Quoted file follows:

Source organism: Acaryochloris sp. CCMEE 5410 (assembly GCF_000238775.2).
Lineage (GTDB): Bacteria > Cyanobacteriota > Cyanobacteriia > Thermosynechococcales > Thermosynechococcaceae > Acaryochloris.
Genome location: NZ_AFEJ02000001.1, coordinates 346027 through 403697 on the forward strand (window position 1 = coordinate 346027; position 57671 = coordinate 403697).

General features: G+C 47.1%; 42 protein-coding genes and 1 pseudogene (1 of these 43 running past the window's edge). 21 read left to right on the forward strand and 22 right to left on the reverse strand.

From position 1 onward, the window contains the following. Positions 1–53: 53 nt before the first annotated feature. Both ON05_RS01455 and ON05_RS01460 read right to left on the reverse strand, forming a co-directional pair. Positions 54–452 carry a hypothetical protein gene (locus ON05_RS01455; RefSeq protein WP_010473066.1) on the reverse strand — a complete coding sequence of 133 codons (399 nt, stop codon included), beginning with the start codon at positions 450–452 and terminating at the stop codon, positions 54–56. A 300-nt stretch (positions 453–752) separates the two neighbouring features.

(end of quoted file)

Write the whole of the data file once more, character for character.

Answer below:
Source organism: Acaryochloris sp. CCMEE 5410 (assembly GCF_000238775.2).
Lineage (GTDB): Bacteria > Cyanobacteriota > Cyanobacteriia > Thermosynechococcales > Thermosynechococcaceae > Acaryochloris.
Genome location: NZ_AFEJ02000001.1, coordinates 346027 through 403697 on the forward strand (window position 1 = coordinate 346027; position 57671 = coordinate 403697).

General features: G+C 47.1%; 42 protein-coding genes and 1 pseudogene (1 of these 43 running past the window's edge). 21 read left to right on the forward strand and 22 right to left on the reverse strand.

From position 1 onward, the window contains the following. Positions 1–53: 53 nt before the first annotated feature. Both ON05_RS01455 and ON05_RS01460 read right to left on the reverse strand, forming a co-directional pair. Positions 54–452 carry a hypothetical protein gene (locus ON05_RS01455; RefSeq protein WP_010473066.1) on the reverse strand — a complete coding sequence of 133 codons (399 nt, stop codon included), beginning with the start codon at positions 450–452 and terminating at the stop codon, positions 54–56. A 300-nt stretch (positions 453–752) separates the two neighbouring features.